All of which sounds a lot like what has been happening in China since film regulation was moved under the propaganda department of the Chinese Communist Party (CCP) in 2018. Replace Xi Jinping’s version of Communist ideology with Hindu nationalism and it’s almost spooky the extent to which the same tactics are being deployed. The CCP has long been convinced of the power of cinema as the ultimate propaganda tool, and it looks as if the right-wing factions of the B.J.P. have taken a leaf straight out of the CCP’s playbook.
The big difference between India and China of course is that India is still a democracy. As the National Congress of the CCP comes to a close in Beijing this weekend, with Xi consolidating his power, the Chinese film industry is not expecting any reprieve from the current climate of increasing censorship and uncertainty. India does have a chance to change things in May 2024. But as in most countries, the film industry is ironically a much quieter voice than the rampant nationalism that is being ignited and carefully tended online.
3. Southeast Asia’s Festival Circuit Ramps Up
So after all that doom and pessimism, I’m ending this week’s newsletter with a more positive item. Now that Asia is finally opening up, there’s been a flourishing of film festivals throughout Southeast Asia, a region that is currently among one of the most interesting cinematically. Not that Southeast Asia is any bastion of free speech, in fact it’s quite the opposite, but a combination of feisty young talent, public and private funding, and a growing number of labs and workshops is contributing to an energetic film culture that has been noticed by festivals in Europe and across this region. Kamila Andini’s Before, Now And Then, Woo Ming Jin’s Stone Turtle and Makbul Mubarak’s Autobiography are among the Southeast Asian films that have been winning awards on the European festival circuit this year.
But until recently, there were not many opportunities for Southeast Asian audiences to connect with these films. That’s beginning to change, because while there are still no festivals in Southeast Asia with the budget levels of Busan, an informal circuit of smaller events is starting to emerge. Following Busan, a bunch of industry folk flew down to Jakarta for a showcase of Indonesian and international films at Jakarta Film Week, then on to the island of Bali for the BaliMakarya Film Festival.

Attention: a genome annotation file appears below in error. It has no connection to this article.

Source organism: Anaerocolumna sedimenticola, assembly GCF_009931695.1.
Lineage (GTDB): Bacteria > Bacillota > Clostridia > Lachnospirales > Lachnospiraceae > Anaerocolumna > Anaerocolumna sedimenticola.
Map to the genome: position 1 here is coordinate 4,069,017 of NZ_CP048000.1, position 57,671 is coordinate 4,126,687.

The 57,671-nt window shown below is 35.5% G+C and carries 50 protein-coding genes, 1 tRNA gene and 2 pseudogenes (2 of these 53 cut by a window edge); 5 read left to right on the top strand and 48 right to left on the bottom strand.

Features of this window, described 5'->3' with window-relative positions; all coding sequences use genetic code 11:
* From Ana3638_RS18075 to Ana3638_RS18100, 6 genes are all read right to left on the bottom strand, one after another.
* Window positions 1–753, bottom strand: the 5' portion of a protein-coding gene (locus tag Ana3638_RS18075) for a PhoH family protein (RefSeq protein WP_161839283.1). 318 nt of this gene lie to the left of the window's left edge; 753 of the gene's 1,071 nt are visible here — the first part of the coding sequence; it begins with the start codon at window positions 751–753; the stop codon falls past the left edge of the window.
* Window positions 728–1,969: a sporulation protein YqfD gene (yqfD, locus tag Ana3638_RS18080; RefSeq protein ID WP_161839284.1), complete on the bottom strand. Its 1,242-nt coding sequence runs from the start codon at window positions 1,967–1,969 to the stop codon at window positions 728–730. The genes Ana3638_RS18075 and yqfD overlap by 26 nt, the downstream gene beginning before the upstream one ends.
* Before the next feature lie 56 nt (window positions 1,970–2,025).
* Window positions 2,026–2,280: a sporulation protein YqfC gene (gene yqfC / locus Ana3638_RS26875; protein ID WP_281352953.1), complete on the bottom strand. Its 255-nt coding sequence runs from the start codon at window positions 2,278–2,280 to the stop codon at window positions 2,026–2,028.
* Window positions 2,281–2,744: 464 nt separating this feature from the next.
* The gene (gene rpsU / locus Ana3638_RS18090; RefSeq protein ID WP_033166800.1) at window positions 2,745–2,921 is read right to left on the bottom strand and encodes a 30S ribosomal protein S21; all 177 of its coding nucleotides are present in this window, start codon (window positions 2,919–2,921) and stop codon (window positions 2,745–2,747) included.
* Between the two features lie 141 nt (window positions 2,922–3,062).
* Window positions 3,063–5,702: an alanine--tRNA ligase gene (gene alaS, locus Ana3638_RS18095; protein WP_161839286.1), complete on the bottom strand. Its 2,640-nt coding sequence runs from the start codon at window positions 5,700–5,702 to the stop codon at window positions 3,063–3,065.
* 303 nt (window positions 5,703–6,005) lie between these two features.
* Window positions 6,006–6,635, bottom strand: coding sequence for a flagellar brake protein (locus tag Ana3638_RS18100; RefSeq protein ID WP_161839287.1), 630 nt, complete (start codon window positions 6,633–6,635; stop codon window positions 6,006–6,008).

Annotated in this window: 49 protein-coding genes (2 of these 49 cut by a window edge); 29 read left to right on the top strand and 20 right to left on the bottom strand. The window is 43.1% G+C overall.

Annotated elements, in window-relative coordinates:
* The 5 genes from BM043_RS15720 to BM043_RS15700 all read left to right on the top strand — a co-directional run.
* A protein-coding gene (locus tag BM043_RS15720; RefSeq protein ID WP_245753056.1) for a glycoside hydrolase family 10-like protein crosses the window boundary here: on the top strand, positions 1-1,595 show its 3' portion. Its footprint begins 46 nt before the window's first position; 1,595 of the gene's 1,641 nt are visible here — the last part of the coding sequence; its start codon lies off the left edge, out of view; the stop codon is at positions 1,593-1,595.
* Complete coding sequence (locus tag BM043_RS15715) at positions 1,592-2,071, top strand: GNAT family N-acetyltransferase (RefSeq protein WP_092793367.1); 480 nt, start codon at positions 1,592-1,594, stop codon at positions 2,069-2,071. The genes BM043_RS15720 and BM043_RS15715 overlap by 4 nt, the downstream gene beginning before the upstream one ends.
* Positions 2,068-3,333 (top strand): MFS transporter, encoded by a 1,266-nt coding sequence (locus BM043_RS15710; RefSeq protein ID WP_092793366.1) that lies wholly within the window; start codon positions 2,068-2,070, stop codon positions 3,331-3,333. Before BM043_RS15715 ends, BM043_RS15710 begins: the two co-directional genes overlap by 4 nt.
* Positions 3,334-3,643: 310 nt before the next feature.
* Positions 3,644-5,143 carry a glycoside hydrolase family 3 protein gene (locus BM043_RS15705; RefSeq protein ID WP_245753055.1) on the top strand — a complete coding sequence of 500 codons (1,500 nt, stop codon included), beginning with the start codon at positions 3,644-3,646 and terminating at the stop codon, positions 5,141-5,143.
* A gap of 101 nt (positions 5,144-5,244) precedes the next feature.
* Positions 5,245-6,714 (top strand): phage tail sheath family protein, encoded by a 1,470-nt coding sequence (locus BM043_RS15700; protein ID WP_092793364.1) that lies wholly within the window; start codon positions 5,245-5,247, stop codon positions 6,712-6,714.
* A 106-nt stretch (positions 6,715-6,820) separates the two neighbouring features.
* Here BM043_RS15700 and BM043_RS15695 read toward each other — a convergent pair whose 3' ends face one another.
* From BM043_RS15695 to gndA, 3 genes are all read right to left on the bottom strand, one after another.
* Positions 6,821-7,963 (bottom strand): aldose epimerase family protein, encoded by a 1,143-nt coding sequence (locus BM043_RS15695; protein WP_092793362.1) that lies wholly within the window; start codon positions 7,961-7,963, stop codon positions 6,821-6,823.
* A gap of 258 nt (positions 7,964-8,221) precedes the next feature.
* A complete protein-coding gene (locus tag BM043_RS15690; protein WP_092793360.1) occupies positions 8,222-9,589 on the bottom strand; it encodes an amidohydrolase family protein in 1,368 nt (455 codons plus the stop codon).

Launched last year with a competition for Indonesian shorts, BaliMakarya expanded this year to screen films from across Southeast Asia. He Shuming’s Singapore-Korean co-production Ajoomma won best film in the Southeast Asian competition, which also awarded Before, Now And Then with best director (Andini) and best actor (Arswendy Beningswara), and Stone Turtle with best actress (Asmara Abigail). In the Indonesian competition, winners included Galang, directed by Adriyanto Dewo, Anggi Frisca’s Tegar and Ismail Basbeth’s Portrait Of A Nightmare. Best Southeast Asian doc went to Children Of The Mist from Vietnam’s Ha Le Diem.
Indonesia is hosting another two film events this autumn, while there are also festivals taking place in Singapore, Malaysia, Thailand, Laos, Philippines and Vietnam. You could, in fact, spend the next few months hopping from festival to festival without going home (sadly not possible for me, although I did make it to BaliMakarya).
Here’s the full circuit of events, all of which have competition sections:
Sept 2-10: Minikino Film Week (Bali, Indonesia) – short films from Indonesian, other Southeast Asian and international filmmakers.
Sept 21-25: SeaShorts Film Festival (Malaysia) – founded by Malaysian filmmaker Tan Chui Mui to screen Southeast Asian shorts and held in various locations in Malaysia.
Oct 13-16: Jakarta Film Week (Jakarta, Indonesia) – showcase of Indonesian and international features, with a separate competition for series from Indonesia.
Oct 16-21: BaliMakarya Film Festival (Bali, Indonesia) – focus on Southeast Asian films with competition sections for Southeast Asian features, Southeast Asian docs and Indonesian features.
Nov 8-12: Hanoi International Film Festival (Vietnam) – government-run film festival for Vietnamese and international shorts and features.
Nov 14-19: Festival Film Dokumenter (Yogyakarta, Indonesia) – first documentary film festival in Indonesia, held in the city of Yogyakarta, regarded as a centre of culture and education.
Nov 17-26: QCinema International Film Festival (Quezon City, Manila, Philippines) – Asian Next Wave competition for Asian directors with less than three features, world premieres of Filipino shorts and two-day International Film Industry Conference (Nov 19-20).
Nov 24-Dec 4: Singapore International Film Festival (Singapore) – sections including Silver Screen Awards for Asian features and Southeast Asian shorts, Singapore Panorama and sidebars designed to profile films based on content rather than country of origin.
Nov 26-Dec 3: Jogja-Netpac Asian Film Festival (Yogyakarta, Indonesia) – festival focusing on the development of Asian cinema, which works closely with the Network for the Promotion of Asian Cinema (NETPAC).
Dec 2-11: World Film Festival Bangkok (Thailand) – international film festival that is being revived this year after last being held in 2017. Donsaron Kovitvanitcha, an experienced programmer and independent producer, has been appointed as festival director.
Dec 8-11: Luang Prabang Film Festival (Laos) – another film event revived for the first time in more than three years, held in the UNESCO World Heritage town of Luang Prabang, and with programming that focuses on Southeast Asian features.
THIS MONTH IN THE TRADES:
By coincidence, because it certainly wasn’t planned that way, I’ve seen several of the Oscars best international feature submissions from Asia, including Ajoomma (Singapore), Decision To Leave (Korea), One For The Road (Thailand), Plan 75 (Japan) and Return To Seoul (Cambodia). I can confirm that it’s looking like a strong year for Asia. October 3 was the deadline for submissions to the category and the shortlist will be announced on December 21.